All in all, we are happy to report that despite a few small things, we have been really pleased with all of our choices. It definitely has that spa feeling, and is still one of my favourite spaces in the house.

Have you used any of the same products? Got any bathroom renovation tips or things you learned along the way? Planning a bathroom reno yourself? 

*This post was sponsored by Modern Bathroom. All content and opinions are my own (no free product was received by Modern Bathroom). Head on over to their site to check out their huge selection of bathroom goodies! 

the DIY files: getting frosty

16th November 2012

I am pretty embarrassed to admit that this project has taken us 3 years to do (granted we didn’t live in the house for a year of that, but still!). You know our main floor bathroom that we renovated earlier this year? Well, you might have noticed that there is a window… and that that window has a great view out to our driveway and our neighbours house. Right into their kitchen window. Well, hello there!

As you can imagine, there was a lot of quickly-hopping-into-the-shower-so-that-the-neighbours-don’t-see-me behaviour. Doesn’t really make for a peaceful, relaxing space. Haha.

So out came some of the peel and stick frosting you can get from most hardware stores (ours came from Home Depot). We got the plain stuff – so nothing with any kind of pattern or special texture. It comes in a big roll, so you measure out your window and cut it down to size using an exacto knife. Just make sure to cut on some sort of hard surface underneath (I used that brown board you see in the photo).

Next step is to give the windows a really good cleaning. Luckily my lovely mum had just cleaned our windows for us with vinegar and water (I know, I have the most amazing mama!). Right before applying the frosting, you want to give the windows a good spritz of a water and soap mixture – I used a few drops of dishwashing liquid in my spray bottle.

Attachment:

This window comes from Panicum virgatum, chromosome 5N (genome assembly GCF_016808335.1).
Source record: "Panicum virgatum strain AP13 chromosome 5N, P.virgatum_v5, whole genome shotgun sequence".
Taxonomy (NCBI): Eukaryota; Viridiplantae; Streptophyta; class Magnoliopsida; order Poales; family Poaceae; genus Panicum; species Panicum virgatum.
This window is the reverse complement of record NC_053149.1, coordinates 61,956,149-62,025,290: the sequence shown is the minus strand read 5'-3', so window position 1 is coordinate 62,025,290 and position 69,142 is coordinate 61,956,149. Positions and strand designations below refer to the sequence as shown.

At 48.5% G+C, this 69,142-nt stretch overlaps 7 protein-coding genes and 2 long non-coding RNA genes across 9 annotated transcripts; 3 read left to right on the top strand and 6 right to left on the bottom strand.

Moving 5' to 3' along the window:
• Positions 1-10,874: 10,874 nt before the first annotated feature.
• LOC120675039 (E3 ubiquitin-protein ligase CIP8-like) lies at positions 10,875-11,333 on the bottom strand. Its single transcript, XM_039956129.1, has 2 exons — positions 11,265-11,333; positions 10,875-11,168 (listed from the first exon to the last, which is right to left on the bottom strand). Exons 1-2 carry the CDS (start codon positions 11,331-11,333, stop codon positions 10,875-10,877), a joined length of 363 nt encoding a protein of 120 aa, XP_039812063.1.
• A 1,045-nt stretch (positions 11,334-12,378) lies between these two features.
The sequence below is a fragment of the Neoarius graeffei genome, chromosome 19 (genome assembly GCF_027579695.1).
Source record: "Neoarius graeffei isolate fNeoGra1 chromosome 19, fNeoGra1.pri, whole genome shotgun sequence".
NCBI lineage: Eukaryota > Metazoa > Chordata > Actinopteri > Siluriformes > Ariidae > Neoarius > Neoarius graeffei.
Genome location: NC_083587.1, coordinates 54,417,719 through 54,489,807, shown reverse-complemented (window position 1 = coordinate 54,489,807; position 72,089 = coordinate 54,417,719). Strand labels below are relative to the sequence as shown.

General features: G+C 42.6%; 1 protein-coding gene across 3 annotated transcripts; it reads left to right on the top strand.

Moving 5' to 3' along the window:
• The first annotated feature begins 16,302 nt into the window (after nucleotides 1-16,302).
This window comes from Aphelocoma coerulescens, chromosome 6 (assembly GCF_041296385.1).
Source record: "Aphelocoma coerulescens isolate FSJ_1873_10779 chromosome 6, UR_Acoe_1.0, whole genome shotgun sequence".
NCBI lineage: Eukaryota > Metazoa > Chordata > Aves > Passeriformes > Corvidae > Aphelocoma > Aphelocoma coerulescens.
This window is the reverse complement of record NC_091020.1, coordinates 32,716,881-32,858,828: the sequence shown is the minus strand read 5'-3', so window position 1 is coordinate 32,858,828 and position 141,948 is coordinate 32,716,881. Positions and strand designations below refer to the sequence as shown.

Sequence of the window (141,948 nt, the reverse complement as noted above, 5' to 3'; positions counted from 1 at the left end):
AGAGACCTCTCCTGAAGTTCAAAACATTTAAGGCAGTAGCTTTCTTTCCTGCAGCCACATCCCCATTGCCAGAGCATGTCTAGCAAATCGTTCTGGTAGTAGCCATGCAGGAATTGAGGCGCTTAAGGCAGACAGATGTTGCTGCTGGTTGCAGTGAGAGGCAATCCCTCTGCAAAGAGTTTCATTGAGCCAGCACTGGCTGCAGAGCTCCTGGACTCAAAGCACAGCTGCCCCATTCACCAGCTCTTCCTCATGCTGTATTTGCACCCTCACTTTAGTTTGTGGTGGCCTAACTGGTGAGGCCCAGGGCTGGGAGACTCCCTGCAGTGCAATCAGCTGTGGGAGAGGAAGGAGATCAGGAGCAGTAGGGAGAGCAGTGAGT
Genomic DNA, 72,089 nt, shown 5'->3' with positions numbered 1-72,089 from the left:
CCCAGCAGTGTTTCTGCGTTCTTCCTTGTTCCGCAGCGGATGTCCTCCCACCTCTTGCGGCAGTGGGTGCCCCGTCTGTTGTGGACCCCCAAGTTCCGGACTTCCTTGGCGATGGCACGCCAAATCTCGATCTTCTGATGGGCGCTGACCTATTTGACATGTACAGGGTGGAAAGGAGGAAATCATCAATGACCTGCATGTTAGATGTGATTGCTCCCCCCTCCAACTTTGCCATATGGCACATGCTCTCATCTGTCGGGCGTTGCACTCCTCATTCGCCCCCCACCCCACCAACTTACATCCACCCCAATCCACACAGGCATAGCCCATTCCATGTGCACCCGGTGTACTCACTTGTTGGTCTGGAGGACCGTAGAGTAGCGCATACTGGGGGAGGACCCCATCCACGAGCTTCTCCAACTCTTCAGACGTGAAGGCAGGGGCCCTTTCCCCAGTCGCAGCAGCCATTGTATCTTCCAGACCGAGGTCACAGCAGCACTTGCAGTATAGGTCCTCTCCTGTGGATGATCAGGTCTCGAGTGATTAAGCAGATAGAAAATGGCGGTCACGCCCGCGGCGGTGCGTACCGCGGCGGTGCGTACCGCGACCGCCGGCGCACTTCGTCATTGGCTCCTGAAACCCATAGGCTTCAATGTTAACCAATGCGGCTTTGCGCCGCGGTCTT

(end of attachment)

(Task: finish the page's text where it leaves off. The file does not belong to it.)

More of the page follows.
Then peel the backing off the frosting and stick it on the window. Follow that up with a second, liberal spritz of the water + soap mixture on top. At this point you will see lots of bubbles… don’t panic!

Take a credit card out of your wallet (or air miles card in my case) and smooth out the bubbles. I found it was best to work from the middle out towards the edges. You’ll get quite a bit of water coming out from underneath, so I found it useful to have a small towel nearby to wipe it down as I went.

Once it’s all smooth, give it a last wipe down, and let it all dry. They say it’s good to leave a gap between the edge of the film and the window. Mine is probably slightly bigger than what I needed to leave, but I figured since the screen would be on top, it wouldn’t be too noticeable.

And here it is the next day. Look at all that privacy! I could even start to do some air drying in here… hahaha.

I was a little worried that the frosting would look ultra tacky, but actually it’s pretty inconspicuous and doesn’t really take away from the window or the light streaming through.

Have you guys used this peel ‘n stick frosting stuff before? Have a window directly into your neighbours pad? Feeling a little too ‘out in the open’ like we were?  Have a great weekend!!